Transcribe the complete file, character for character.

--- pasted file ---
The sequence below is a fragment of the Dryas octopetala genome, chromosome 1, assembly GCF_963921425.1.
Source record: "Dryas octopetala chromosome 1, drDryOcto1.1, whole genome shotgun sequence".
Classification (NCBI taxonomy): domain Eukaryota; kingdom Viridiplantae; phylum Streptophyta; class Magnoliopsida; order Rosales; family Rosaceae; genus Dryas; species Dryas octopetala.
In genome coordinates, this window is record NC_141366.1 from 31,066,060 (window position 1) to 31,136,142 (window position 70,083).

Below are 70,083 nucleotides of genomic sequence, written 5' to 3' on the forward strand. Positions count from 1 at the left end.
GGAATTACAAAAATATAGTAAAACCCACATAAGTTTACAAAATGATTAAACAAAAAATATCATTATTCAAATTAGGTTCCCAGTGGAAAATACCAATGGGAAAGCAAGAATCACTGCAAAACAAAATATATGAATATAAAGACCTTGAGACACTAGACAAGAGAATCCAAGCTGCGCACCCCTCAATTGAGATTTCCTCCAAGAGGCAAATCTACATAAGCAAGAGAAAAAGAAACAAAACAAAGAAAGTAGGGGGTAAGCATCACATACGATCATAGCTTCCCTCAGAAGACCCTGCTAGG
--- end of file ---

The sequence below is a fragment of the Dryas octopetala genome, chromosome 1, assembly GCF_963921425.1.
Source record: "Dryas octopetala chromosome 1, drDryOcto1.1, whole genome shotgun sequence".
Classification (NCBI taxonomy): domain Eukaryota; kingdom Viridiplantae; phylum Streptophyta; class Magnoliopsida; order Rosales; family Rosaceae; genus Dryas; species Dryas octopetala.
In genome coordinates, this window is record NC_141366.1 from 31,066,060 (window position 1) to 31,136,142 (window position 70,083).

Below are 70,083 nucleotides of genomic sequence, written 5' to 3' on the forward strand. Positions count from 1 at the left end.
GGAATTACAAAAATATAGTAAAACCCACATAAGTTTACAAAATGATTAAACAAAAAATATCATTATTCAAATTAGGTTCCCAGTGGAAAATACCAATGGGAAAGCAAGAATCACTGCAAAACAAAATATATGAATATAAAGACCTTGAGACACTAGACAAGAGAATCCAAGCTGCGCACCCCTCAATTGAGATTTCCTCCAAGAGGCAAATCTACATAAGCAAGAGAAAAAGAAACAAAACAAAGAAAGTAGGGGGTAAGCATCACATACGATCATAGCTTCCCTCAGAAGACCCTGCTAGG